Updated: May 8, 2019
By Dr. Scott Sosebee
Yes, It Has Been 300 Years
I moved to Nacogdoches in 2006, and it did not take me long to realize that when you told people where you were from very often the next words you would here were, “Is that really the oldest town on Texas,” or, “That’s not really the oldest town in Texas, is it?” My response, generally has been a cautious yes—particularly around people from El Paso and San Antonio, who also want to claim such a title—because I suppose it depends on how you define the meaning of “town.” But, as you delve more deeply into it, I think that it becomes apparent that Nacogdoches is the “Oldest Town in Texas,” and thus in 2016 our city celebrated its three hundredth anniversary—its tercentennial if you are a stickler for detail—or our “tri-centennial” if you want most people to know what you are talking about.
You could certainly make a case that Nacogdoches should have celebrated its millennium in at least 2000, and not a tri-centennial in 2016. Archeological evidence suggests the site of the present city of Nacogdoches was originally inhabited by a band of the Hasinai Caddo, the Nacogdoche, as early as 1000. A Caddoan culture village would have been a series of conical shaped grass or earthen dwellings that were distributed along a central area around cultivated fields. Near the center of the village would have been ceremonial earthen mounds that would have been used for perhaps religious ceremonies, as a central marketplace, or for some sort of political significance.
The Hasinai, like all the bands of the Caddo, grew crops but also engaged in trade. Because they were traders they welcomed all travelers to their villages. When a visitor from outside the band came to the village the Hasinai made a high-pitched scream as a greeting (the earliest Spanish migrants to the villages described it as akin to a wail of grief). The unusual welcoming sound was probably meant to warn all the villagers that someone was approaching as much as it was a salutatory utterance. Still, the Hasinai were generally friendly toward interlopers, a trait that would, in the end, cost them dearly as European diseases first decimated their population, and then non-Native invaders appropriated their lands. So, perhaps Nacogdoches is really much older than 300 years, although many would argue that those strung out Hasinai dwellings did not really constitute a “town” in the sense accepted by conventional western civilization standards.
The other argument against 2016 being the tri-centennial is that Nacogdoches—the city—will not be 300 years old until 2079 since Gil Y’Barbo did not found the Spanish villa of Nacogdoches until he and his followers returned to the area from Bucarelli in 1779. Y’Barbo and his cluster of Spanish citizens experienced nothing but problems after their move from the far northern border of New Spain in 1774—floods, fires, Comanche attacks, and a lack of resources—and they thought that the only solution was to return to their former homes. Thus, with Y’Barbo leading the way, a little band of about a hundred and twenty-five migrants established a new town at the site of the abandoned Mission Nuestra Señora de Guadalupe de Nacogdohces in April 1779. So, some say that our city “jumped the gun” on our celebration.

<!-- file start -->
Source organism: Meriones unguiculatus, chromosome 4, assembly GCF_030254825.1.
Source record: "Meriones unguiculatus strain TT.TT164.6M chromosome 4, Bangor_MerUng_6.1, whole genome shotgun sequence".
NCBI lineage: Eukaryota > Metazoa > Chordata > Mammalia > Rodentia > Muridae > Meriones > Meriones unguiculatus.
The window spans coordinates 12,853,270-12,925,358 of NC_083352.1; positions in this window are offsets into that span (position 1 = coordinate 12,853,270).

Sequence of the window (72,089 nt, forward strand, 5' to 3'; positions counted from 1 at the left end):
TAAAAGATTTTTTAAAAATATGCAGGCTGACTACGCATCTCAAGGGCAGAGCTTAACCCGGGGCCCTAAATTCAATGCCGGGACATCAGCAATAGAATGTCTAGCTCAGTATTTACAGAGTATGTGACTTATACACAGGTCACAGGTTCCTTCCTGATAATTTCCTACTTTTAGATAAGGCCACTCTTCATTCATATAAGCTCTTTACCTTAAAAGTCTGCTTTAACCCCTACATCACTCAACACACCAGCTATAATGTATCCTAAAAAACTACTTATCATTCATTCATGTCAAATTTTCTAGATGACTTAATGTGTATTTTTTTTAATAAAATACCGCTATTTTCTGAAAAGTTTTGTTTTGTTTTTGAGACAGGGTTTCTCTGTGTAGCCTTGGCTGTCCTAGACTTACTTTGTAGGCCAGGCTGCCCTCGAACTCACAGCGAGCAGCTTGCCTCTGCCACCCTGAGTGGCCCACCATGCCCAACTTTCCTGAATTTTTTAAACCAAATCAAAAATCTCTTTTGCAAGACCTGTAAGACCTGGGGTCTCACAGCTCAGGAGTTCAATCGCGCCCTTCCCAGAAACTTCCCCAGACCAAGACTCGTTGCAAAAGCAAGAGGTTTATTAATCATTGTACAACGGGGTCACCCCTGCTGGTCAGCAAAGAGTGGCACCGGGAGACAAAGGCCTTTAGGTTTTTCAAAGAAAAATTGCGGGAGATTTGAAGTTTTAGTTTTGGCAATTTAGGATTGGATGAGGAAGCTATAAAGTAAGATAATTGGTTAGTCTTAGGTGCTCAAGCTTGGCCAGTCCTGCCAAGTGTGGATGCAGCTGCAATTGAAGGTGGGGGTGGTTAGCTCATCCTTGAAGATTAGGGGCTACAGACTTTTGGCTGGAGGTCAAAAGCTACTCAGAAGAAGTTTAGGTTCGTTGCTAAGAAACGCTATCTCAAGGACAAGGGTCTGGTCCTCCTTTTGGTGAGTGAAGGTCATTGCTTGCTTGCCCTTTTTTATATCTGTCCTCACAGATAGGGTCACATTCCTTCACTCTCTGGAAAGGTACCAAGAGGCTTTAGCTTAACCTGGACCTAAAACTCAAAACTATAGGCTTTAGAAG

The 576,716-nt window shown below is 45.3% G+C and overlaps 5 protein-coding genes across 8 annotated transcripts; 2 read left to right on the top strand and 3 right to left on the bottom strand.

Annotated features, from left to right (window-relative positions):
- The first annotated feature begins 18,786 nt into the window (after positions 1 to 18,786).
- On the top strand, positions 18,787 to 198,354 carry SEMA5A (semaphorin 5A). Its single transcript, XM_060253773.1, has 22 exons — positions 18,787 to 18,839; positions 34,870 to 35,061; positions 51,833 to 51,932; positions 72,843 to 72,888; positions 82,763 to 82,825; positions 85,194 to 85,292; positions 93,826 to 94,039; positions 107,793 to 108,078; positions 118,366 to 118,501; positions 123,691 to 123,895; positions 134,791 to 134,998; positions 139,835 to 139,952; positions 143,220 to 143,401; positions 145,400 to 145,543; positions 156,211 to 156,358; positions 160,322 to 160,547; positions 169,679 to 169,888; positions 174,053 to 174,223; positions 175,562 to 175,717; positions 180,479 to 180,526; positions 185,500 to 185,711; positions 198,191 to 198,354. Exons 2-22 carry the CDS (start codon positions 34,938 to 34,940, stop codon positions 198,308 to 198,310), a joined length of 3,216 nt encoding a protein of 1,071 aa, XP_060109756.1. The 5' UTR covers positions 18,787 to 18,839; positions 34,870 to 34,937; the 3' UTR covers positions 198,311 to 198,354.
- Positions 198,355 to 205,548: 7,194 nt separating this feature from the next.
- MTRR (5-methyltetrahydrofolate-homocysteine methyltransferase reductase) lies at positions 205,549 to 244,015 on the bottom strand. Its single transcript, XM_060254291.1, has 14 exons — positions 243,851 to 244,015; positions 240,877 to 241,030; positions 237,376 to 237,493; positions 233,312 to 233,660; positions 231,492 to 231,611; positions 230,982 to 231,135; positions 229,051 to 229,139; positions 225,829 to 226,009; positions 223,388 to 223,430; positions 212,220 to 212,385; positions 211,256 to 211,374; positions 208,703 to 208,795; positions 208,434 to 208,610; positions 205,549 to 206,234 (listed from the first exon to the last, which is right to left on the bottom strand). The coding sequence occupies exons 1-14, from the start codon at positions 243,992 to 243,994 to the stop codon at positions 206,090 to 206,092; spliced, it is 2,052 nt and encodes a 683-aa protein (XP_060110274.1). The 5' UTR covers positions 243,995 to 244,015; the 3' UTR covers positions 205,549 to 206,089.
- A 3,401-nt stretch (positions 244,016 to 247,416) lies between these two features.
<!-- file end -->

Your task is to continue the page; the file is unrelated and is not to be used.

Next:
However, I submit that is not the case. Why did Y’Barbo choose to resettle where he did? He could have moved farther east, or stopped near the also abandoned San Francisco de los Tejas, San Jose, or Concepcion. Instead, he chose Mission Guadalupe, which is significant. Some evidence, collected by my former colleague Dr. David Rex-Galindo, suggests that despite orders, which were followed by the clerics at the adjacent missions, Mission Guadalupe’s friars continued to occupy that mission. That would mean that the site of Mission Guadalupe, the place where Y’Barbo founded his town, was at least continually inhabited by European residents in a communal setting since at least 1716. To me, that means that the genesis of modern Nacogdoches began in 1716, and 2016 was our 300th anniversary.
Does that make Nacogdoches the oldest town in Texas? In a sense, yes. Martín Alarcón founded San Antonio in 1718, so that city is two years younger than Nacogdoches. Mission Ysléta, in far west Texas near El Paso, was established in 1680, but it was founded on the south side of the Rio Grande (the river changed course in the early 1800s, putting Ysléta on the north side of the river). Also, the modern city of El Paso did not begin until the establishment of supply operations around Fort Bliss in the 1850s. Laredo? There is a possible argument there, but again, the nascent beginnings of what is today Laredo started on the south bank of the Rio Grande. Thus, Nacogdoches is indeed the “oldest town in Texas.”
The East Texas Historical Association provides this column as a public service. Scott Sosebee is Executive Director of the Association and can be contacted at firstname.lastname@example.org; www.easttexashistorical.org